Causes of Pleural Diseases

There are hundreds of causes for the development of pleural diseases. The most common of them are

  • Infection: Viral infection is the most common cause of pleurisy, but bacterial, fungal and parasitic infections also cause parapneumonic effusions/empyema. In India, the Early stage of Tuberculosis is one of the most common causes of pleural infection. Typically, this is due to a small area of pneumonia spreading to cover the pleura, leading to infected fluid formation.
  • Pneumothorax: Air accumulation follows blunt or penetrating lung injury after accidents but can occur along with advanced lung disease of any cause. Primary spontaneous pneumothorax is a disease that occurs in smokers due to undiagnosed weakness in their lungs and their covering.
  • Hemothorax: Blood accumulation follows blunt or penetrating lung injury but can follow surgery, invasive hospital procedures and rarely, blood thinners.
  • Pleural effusion associated with systemic disease: is most often the result of congestive heart failure but also occurs in advanced liver disease, kidney disease, thyroid disorders and low proteins.
  • Pleural diseases due to specific lung disease: In these, sometimes the lung disease is not prominent and symptoms are due to effusion/inflammation. Some of the common causes are:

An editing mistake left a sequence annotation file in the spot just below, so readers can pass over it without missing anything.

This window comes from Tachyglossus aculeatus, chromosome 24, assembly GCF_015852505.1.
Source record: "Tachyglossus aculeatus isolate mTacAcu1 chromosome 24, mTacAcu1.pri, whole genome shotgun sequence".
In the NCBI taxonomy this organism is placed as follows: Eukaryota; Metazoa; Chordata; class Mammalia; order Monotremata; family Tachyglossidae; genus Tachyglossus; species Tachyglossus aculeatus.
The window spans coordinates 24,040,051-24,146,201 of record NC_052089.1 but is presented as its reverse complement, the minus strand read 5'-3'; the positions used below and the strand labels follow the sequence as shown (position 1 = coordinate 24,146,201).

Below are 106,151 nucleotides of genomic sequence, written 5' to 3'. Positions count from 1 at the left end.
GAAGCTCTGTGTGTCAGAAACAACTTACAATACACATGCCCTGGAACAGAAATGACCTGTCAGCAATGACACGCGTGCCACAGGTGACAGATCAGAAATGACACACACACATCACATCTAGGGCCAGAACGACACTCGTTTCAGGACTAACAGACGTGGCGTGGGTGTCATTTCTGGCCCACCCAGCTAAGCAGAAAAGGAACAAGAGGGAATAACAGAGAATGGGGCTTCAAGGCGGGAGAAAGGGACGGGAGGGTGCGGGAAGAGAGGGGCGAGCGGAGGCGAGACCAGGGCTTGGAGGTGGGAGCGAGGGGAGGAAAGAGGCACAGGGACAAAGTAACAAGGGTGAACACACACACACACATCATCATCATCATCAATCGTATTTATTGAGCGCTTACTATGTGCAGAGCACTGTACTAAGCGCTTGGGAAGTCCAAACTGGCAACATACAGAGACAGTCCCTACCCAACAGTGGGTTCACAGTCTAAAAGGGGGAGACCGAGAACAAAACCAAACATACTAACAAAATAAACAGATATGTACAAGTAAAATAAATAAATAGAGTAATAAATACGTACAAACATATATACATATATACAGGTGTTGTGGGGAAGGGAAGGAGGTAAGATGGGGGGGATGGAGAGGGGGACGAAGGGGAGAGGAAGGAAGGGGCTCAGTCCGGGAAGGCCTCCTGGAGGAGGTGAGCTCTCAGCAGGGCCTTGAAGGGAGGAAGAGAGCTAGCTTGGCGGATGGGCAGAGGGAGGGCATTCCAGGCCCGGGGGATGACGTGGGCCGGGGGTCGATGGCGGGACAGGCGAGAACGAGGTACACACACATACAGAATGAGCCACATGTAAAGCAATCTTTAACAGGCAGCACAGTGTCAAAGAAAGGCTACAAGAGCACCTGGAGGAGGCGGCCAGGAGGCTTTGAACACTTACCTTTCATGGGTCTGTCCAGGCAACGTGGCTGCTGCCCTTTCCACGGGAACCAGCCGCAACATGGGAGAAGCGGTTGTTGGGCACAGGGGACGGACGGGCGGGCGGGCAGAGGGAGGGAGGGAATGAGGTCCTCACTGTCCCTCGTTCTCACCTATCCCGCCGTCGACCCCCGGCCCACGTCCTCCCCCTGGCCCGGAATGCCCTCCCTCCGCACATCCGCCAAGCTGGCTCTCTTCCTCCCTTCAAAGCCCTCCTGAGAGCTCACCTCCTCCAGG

• Auto-immune diseases: like rheumatoid arthritis can involve the pleural covering, leading to air or fluid accumulation.
    • Cancers: Lung cancers and cancers in other organs (commonly breast, blood cancers, and colorectal cancers) can spread to the pleural covering with minimal lung disease. Primary cancers of the pleura called mesothelioma are rare but are specifically linked to asbestos exposure (insulation, shipyard construction/breaking, etc.).
    • Blood clots in the lungs (pulmonary embolism).
    • Drug exposure: certain drugs can cause damage to the pleura, leading to fluid accumulation.

The early diagnosis of a pleural disease and its cause is vital, not just for treating the condition itself but also for the treatment of the underlying cause, such as tuberculosis or cancer.